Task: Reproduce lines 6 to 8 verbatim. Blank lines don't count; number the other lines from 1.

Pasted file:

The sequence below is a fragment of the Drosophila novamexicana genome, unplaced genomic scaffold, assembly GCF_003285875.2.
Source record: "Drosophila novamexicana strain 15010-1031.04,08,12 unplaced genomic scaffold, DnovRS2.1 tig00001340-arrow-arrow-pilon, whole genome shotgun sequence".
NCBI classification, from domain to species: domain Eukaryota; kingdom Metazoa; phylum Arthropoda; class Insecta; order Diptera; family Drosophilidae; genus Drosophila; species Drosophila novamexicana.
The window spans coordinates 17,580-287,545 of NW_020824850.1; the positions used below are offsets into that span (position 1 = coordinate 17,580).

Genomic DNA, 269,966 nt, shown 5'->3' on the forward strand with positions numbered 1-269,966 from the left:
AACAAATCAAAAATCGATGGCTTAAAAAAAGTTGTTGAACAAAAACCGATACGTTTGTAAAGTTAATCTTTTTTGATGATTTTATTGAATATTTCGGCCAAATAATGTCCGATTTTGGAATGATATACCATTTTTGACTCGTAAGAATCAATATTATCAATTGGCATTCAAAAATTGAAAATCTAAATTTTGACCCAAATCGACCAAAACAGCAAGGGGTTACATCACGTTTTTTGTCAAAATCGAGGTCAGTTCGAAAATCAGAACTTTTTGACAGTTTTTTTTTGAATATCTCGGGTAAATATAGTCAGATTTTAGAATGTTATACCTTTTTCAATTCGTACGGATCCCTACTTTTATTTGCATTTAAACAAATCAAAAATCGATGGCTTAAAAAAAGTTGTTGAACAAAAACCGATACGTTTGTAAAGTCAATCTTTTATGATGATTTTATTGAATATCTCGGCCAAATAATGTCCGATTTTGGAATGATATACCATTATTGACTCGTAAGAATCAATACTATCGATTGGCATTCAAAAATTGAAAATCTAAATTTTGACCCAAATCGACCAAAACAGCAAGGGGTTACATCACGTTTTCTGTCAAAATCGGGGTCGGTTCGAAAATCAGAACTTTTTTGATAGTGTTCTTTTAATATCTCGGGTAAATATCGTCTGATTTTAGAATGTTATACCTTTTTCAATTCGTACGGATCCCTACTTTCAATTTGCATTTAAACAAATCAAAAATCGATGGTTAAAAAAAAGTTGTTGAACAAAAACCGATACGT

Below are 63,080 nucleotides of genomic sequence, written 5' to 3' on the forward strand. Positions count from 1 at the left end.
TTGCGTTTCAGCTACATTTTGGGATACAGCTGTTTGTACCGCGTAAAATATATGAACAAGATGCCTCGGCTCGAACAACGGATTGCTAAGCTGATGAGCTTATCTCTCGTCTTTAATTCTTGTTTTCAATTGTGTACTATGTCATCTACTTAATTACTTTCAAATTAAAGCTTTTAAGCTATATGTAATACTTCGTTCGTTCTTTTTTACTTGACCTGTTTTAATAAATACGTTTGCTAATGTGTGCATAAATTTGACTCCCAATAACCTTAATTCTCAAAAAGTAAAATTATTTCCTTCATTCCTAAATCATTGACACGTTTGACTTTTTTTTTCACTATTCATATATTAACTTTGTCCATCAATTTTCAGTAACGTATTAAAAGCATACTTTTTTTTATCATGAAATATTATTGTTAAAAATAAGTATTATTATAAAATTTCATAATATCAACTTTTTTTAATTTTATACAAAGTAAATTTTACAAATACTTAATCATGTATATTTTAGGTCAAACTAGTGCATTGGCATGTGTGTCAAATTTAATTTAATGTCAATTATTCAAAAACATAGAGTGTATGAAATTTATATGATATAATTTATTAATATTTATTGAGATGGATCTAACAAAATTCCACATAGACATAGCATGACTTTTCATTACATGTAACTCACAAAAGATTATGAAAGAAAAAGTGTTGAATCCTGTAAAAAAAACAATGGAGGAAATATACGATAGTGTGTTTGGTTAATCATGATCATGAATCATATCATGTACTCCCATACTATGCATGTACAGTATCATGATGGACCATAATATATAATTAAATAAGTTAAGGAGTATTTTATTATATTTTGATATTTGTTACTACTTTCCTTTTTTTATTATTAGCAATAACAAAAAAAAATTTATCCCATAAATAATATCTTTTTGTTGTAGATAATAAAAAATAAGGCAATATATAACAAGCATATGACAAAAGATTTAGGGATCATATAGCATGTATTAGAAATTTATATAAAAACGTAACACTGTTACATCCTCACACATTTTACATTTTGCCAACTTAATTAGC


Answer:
AACAAATCAAAAATCGATGGCTTAAAAAAAGTTGTTGAACAAAAACCGATACGTTTGTAAAGTTAATCTTTTTTGATGATTTTATTGAATATTTCGGCCAAATAATGTCCGATTTTGGAATGATATACCATTTTTGACTCGTAAGAATCAATATTATCAATTGGCATTCAAAAATTGAAAATCTAAATTTTGACCCAAATCGACCAAAACAGCAAGGGGTTACATCACGTTTTTTGTCAAAATCGAGGTCAGTTCGAAAATCAGAACTTTTTGACAGTTTTTTTTTGAATATCTCGGGTAAATATAGTCAGATTTTAGAATGTTATACCTTTTTCAATTCGTACGGATCCCTACTTTTATTTGCATTTAAACAAATCAAAAATCGATGGCTTAAAAAAAGTTGTTGAACAAAAACCGATACGTTTGTAAAGTCAATCTTTTATGATGATTTTATTGAATATCTCGGCCAAATAATGTCCGATTTTGGAATGATATACCATTATTGACTCGTAAGAATCAATACTATCGATTGGCATTCAAAAATTGAAAATCTAAATTTTGACCCAAATCGACCAAAACAGCAAGGGGTTACATCACGTTTTCTGTCAAAATCGGGGTCGGTTCGAAAATCAGAACTTTTTTGATAGTGTTCTTTTAATATCTCGGGTAAATATCGTCTGATTTTAGAATGTTATACCTTTTTCAATTCGTACGGATCCCTACTTTCAATTTGCATTTAAACAAATCAAAAATCGATGGTTAAAAAAAAGTTGTTGAACAAAAACCGATACGT

Below are 63,080 nucleotides of genomic sequence, written 5' to 3' on the forward strand. Positions count from 1 at the left end.
TTGCGTTTCAGCTACATTTTGGGATACAGCTGTTTGTACCGCGTAAAATATATGAACAAGATGCCTCGGCTCGAACAACGGATTGCTAAGCTGATGAGCTTATCTCTCGTCTTTAATTCTTGTTTTCAATTGTGTACTATGTCATCTACTTAATTACTTTCAAATTAAAGCTTTTAAGCTATATGTAATACTTCGTTCGTTCTTTTTTACTTGACCTGTTTTAATAAATACGTTTGCTAATGTGTGCATAAATTTGACTCCCAATAACCTTAATTCTCAAAAAGTAAAATTATTTCCTTCATTCCTAAATCATTGACACGTTTGACTTTTTTTTTCACTATTCATATATTAACTTTGTCCATCAATTTTCAGTAACGTATTAAAAGCATACTTTTTTTTATCATGAAATATTATTGTTAAAAATAAGTATTATTATAAAATTTCATAATATCAACTTTTTTTAATTTTATACAAAGTAAATTTTACAAATACTTAATCATGTATATTTTAGGTCAAACTAGTGCATTGGCATGTGTGTCAAATTTAATTTAATGTCAATTATTCAAAAACATAGAGTGTATGAAATTTATATGATATAATTTATTAATATTTATTGAGATGGATCTAACAAAATTCCACATAGACATAGCATGACTTTTCATTACATGTAACTCACAAAAGATTATGAAAGAAAAAGTGTTGAATCCTGTAAAAAAAACAATGGAGGAAATATACGATAGTGTGTTTGGTTAATCATGATCATGAATCATATCATGTACTCCCATACTATGCATGTACAGTATCATGATGGACCATAATATATAATTAAATAAGTTAAGGAGTATTTTATTATATTTTGATATTTGTTACTACTTTCCTTTTTTTATTATTAGCAATAACAAAAAAAAATTTATCCCATAAATAATATCTTTTTGTTGTAGATAATAAAAAATAAGGCAATATATAACAAGCATATGACAAAAGATTTAGGGATCATATAGCATGTATTAGAAATTTATATAAAAACGTAACACTGTTACATCCTCACACATTTTACATTTTGCCAACTTAATTAGC